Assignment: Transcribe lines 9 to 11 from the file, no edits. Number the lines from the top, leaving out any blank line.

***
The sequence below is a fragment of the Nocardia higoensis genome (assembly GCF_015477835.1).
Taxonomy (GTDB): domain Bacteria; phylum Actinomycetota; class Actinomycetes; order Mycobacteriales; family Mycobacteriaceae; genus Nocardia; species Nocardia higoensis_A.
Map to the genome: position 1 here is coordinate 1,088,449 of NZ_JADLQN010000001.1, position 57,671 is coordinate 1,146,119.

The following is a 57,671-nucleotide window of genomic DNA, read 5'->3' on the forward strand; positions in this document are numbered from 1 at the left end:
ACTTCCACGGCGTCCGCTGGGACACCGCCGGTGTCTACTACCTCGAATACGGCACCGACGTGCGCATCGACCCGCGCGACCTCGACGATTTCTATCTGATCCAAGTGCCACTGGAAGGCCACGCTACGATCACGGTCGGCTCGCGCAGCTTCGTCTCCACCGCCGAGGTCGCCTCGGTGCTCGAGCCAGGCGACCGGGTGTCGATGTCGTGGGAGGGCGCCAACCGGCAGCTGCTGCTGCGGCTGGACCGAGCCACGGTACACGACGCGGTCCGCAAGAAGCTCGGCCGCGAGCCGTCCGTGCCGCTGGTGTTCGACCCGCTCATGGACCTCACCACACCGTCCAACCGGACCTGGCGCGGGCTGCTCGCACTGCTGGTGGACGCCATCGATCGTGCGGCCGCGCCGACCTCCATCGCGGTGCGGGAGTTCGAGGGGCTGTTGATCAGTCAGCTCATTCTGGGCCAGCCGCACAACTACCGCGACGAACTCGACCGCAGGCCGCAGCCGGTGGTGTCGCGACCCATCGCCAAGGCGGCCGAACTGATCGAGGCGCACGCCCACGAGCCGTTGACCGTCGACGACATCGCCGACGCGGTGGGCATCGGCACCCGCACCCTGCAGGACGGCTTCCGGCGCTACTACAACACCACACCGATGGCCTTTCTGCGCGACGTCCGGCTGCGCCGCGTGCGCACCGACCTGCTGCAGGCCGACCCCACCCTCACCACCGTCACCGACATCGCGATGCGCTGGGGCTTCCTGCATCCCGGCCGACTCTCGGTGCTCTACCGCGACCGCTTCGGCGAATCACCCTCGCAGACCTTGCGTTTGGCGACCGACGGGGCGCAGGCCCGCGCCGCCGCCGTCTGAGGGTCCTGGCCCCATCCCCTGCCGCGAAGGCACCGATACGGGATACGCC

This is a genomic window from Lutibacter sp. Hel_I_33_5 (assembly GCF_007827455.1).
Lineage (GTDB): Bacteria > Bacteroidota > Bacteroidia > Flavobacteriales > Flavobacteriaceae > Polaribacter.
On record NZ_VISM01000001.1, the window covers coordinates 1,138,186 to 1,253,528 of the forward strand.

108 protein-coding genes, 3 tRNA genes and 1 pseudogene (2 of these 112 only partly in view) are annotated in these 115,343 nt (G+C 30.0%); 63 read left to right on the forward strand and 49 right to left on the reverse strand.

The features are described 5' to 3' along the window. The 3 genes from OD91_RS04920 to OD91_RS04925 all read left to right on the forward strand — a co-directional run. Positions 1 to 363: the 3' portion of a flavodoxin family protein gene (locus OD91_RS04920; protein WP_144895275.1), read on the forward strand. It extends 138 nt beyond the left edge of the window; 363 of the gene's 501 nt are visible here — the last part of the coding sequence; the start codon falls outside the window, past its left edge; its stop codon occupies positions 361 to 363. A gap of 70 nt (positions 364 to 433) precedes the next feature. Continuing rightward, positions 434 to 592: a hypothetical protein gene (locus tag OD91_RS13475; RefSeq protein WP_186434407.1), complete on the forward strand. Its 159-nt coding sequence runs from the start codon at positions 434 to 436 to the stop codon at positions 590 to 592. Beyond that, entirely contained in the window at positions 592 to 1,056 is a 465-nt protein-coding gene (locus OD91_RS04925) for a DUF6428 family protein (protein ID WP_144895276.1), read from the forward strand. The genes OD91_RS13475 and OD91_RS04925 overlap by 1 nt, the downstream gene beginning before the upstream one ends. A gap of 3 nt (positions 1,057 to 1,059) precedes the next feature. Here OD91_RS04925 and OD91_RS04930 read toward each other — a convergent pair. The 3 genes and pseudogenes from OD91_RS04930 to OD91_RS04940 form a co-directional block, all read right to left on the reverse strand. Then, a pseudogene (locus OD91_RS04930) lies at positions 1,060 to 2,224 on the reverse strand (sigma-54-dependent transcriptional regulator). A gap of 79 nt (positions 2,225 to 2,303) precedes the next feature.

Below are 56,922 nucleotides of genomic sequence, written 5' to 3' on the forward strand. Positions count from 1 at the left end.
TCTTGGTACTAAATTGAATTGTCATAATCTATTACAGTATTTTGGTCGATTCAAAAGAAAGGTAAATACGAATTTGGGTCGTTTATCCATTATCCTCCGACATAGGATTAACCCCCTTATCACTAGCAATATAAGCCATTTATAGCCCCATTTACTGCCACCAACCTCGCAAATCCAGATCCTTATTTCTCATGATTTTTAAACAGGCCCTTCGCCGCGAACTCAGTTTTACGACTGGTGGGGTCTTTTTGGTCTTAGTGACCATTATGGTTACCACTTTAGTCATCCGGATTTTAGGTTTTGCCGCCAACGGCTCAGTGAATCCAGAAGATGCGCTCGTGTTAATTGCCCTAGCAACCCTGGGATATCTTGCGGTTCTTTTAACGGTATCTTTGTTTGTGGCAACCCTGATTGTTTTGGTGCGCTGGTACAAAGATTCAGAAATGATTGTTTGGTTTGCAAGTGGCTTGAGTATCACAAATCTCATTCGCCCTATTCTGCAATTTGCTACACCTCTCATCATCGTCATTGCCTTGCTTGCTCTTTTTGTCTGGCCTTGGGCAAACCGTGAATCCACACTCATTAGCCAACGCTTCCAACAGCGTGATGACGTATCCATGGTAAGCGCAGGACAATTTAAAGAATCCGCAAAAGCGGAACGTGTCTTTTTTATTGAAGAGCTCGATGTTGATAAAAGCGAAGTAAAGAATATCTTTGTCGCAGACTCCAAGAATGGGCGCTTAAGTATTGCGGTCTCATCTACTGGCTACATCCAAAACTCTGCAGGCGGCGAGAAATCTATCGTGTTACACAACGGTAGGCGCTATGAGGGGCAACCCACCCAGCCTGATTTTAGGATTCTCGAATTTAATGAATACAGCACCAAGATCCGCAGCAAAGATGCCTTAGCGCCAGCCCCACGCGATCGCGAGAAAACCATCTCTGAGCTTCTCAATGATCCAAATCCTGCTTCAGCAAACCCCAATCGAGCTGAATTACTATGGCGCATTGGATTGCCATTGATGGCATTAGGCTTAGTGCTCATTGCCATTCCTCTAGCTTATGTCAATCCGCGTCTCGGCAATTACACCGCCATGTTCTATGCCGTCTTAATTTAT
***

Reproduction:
108 protein-coding genes, 3 tRNA genes and 1 pseudogene (2 of these 112 only partly in view) are annotated in these 115,343 nt (G+C 30.0%); 63 read left to right on the forward strand and 49 right to left on the reverse strand.

The features are described 5' to 3' along the window. The 3 genes from OD91_RS04920 to OD91_RS04925 all read left to right on the forward strand — a co-directional run. Positions 1 to 363: the 3' portion of a flavodoxin family protein gene (locus OD91_RS04920; protein WP_144895275.1), read on the forward strand. It extends 138 nt beyond the left edge of the window; 363 of the gene's 501 nt are visible here — the last part of the coding sequence; the start codon falls outside the window, past its left edge; its stop codon occupies positions 361 to 363. A gap of 70 nt (positions 364 to 433) precedes the next feature. Continuing rightward, positions 434 to 592: a hypothetical protein gene (locus tag OD91_RS13475; RefSeq protein WP_186434407.1), complete on the forward strand. Its 159-nt coding sequence runs from the start codon at positions 434 to 436 to the stop codon at positions 590 to 592. Beyond that, entirely contained in the window at positions 592 to 1,056 is a 465-nt protein-coding gene (locus OD91_RS04925) for a DUF6428 family protein (protein ID WP_144895276.1), read from the forward strand. The genes OD91_RS13475 and OD91_RS04925 overlap by 1 nt, the downstream gene beginning before the upstream one ends. A gap of 3 nt (positions 1,057 to 1,059) precedes the next feature. Here OD91_RS04925 and OD91_RS04930 read toward each other — a convergent pair. The 3 genes and pseudogenes from OD91_RS04930 to OD91_RS04940 form a co-directional block, all read right to left on the reverse strand. Then, a pseudogene (locus OD91_RS04930) lies at positions 1,060 to 2,224 on the reverse strand (sigma-54-dependent transcriptional regulator). A gap of 79 nt (positions 2,225 to 2,303) precedes the next feature.

Below are 56,922 nucleotides of genomic sequence, written 5' to 3' on the forward strand. Positions count from 1 at the left end.